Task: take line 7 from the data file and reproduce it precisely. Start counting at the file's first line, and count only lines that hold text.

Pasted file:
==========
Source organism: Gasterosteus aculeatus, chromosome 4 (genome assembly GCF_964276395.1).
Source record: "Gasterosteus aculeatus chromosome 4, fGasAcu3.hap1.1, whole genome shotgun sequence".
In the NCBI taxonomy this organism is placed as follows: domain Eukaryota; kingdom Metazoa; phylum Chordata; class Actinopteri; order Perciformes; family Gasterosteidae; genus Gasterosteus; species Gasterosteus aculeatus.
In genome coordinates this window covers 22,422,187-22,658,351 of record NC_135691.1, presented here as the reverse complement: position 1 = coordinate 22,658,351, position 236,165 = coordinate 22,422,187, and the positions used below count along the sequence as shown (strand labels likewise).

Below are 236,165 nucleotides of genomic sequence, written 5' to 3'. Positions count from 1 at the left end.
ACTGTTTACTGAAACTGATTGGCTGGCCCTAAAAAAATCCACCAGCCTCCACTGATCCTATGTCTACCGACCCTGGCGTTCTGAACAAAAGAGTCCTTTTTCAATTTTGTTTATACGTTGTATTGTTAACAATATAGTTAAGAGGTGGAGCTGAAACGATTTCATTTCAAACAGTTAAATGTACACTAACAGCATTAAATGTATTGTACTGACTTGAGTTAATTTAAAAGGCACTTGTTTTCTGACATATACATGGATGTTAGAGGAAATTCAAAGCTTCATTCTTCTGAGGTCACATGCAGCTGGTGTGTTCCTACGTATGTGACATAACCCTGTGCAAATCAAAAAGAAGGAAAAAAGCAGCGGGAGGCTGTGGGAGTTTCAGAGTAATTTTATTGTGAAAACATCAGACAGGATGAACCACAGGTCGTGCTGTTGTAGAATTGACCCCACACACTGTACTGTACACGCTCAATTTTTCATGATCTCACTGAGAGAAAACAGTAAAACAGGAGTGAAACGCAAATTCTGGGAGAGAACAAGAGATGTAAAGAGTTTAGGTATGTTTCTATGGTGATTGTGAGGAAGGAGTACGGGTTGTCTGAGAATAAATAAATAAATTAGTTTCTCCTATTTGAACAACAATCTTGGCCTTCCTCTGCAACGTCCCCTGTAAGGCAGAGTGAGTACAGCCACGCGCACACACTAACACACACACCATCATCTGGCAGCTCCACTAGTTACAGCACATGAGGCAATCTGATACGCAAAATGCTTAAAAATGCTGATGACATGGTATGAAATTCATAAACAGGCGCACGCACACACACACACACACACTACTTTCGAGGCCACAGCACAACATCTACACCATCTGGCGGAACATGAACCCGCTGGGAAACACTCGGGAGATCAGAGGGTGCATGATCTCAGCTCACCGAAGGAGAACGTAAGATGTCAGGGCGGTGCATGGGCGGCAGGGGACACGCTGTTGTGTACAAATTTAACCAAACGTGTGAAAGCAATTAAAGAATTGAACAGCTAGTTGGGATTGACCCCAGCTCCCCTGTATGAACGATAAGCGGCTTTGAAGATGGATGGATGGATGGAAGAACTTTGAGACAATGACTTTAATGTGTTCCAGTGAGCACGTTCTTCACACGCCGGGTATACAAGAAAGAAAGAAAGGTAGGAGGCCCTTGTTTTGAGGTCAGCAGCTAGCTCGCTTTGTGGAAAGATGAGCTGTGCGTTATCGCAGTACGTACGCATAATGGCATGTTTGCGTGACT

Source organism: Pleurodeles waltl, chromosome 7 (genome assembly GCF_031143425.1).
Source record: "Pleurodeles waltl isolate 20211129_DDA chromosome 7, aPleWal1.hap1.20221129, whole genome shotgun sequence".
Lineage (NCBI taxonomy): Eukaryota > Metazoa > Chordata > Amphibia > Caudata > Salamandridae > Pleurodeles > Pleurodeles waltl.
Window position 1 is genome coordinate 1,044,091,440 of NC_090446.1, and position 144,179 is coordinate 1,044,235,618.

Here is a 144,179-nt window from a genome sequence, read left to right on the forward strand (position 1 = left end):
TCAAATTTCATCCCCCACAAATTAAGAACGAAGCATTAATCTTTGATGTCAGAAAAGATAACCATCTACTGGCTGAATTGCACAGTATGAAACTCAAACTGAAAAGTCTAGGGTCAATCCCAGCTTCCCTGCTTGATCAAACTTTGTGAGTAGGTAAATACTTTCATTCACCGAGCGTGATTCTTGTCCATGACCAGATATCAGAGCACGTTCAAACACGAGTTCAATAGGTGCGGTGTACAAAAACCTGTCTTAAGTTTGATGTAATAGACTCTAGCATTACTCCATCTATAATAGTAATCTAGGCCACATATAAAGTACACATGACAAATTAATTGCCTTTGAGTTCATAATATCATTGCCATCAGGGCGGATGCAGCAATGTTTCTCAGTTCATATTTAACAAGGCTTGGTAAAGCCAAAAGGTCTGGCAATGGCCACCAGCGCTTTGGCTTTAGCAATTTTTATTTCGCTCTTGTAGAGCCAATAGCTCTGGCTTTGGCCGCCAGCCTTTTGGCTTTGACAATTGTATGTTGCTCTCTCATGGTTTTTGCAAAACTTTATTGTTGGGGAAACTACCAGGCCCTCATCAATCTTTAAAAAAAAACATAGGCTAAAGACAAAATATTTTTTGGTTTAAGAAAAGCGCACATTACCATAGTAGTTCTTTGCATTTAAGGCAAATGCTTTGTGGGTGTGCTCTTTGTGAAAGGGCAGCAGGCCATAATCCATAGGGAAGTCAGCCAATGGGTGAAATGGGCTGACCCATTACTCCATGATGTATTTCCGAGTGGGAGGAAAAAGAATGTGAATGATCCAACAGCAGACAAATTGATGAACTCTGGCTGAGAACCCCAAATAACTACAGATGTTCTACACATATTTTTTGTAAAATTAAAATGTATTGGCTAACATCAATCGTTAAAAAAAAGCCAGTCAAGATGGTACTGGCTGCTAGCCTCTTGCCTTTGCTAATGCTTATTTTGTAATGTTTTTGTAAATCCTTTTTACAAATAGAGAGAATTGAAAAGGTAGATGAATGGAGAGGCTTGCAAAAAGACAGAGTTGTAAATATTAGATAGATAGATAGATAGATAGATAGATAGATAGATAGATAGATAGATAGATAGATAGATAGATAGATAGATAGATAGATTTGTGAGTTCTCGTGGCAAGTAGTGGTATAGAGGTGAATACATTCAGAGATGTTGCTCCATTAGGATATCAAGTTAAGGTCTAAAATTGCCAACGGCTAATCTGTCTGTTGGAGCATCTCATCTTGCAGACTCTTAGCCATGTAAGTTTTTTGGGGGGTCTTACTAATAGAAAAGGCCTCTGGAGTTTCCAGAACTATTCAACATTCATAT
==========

Source organism: Pleurodeles waltl, chromosome 7 (genome assembly GCF_031143425.1).